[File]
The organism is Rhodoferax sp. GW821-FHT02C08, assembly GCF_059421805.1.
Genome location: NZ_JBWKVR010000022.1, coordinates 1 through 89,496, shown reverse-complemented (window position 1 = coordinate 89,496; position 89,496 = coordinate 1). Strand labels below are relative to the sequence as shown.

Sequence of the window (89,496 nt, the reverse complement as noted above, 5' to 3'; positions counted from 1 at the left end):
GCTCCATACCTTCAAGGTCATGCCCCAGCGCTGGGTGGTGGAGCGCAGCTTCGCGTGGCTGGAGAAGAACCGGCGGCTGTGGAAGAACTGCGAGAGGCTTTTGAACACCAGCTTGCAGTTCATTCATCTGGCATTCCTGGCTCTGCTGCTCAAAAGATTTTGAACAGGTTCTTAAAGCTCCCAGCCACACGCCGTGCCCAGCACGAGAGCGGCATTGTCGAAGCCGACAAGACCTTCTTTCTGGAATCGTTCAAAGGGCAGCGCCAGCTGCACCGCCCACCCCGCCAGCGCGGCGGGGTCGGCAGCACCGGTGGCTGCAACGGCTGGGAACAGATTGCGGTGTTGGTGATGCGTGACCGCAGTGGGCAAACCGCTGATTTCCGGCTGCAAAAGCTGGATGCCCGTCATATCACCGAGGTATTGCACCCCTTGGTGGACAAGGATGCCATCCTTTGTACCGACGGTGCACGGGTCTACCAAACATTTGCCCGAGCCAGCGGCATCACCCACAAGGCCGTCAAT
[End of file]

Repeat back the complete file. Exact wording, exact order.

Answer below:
The organism is Rhodoferax sp. GW821-FHT02C08, assembly GCF_059421805.1.
Genome location: NZ_JBWKVR010000022.1, coordinates 1 through 89,496, shown reverse-complemented (window position 1 = coordinate 89,496; position 89,496 = coordinate 1). Strand labels below are relative to the sequence as shown.

Sequence of the window (89,496 nt, the reverse complement as noted above, 5' to 3'; positions counted from 1 at the left end):
GCTCCATACCTTCAAGGTCATGCCCCAGCGCTGGGTGGTGGAGCGCAGCTTCGCGTGGCTGGAGAAGAACCGGCGGCTGTGGAAGAACTGCGAGAGGCTTTTGAACACCAGCTTGCAGTTCATTCATCTGGCATTCCTGGCTCTGCTGCTCAAAAGATTTTGAACAGGTTCTTAAAGCTCCCAGCCACACGCCGTGCCCAGCACGAGAGCGGCATTGTCGAAGCCGACAAGACCTTCTTTCTGGAATCGTTCAAAGGGCAGCGCCAGCTGCACCGCCCACCCCGCCAGCGCGGCGGGGTCGGCAGCACCGGTGGCTGCAACGGCTGGGAACAGATTGCGGTGTTGGTGATGCGTGACCGCAGTGGGCAAACCGCTGATTTCCGGCTGCAAAAGCTGGATGCCCGTCATATCACCGAGGTATTGCACCCCTTGGTGGACAAGGATGCCATCCTTTGTACCGACGGTGCACGGGTCTACCAAACATTTGCCCGAGCCAGCGGCATCACCCACAAGGCCGTCAAT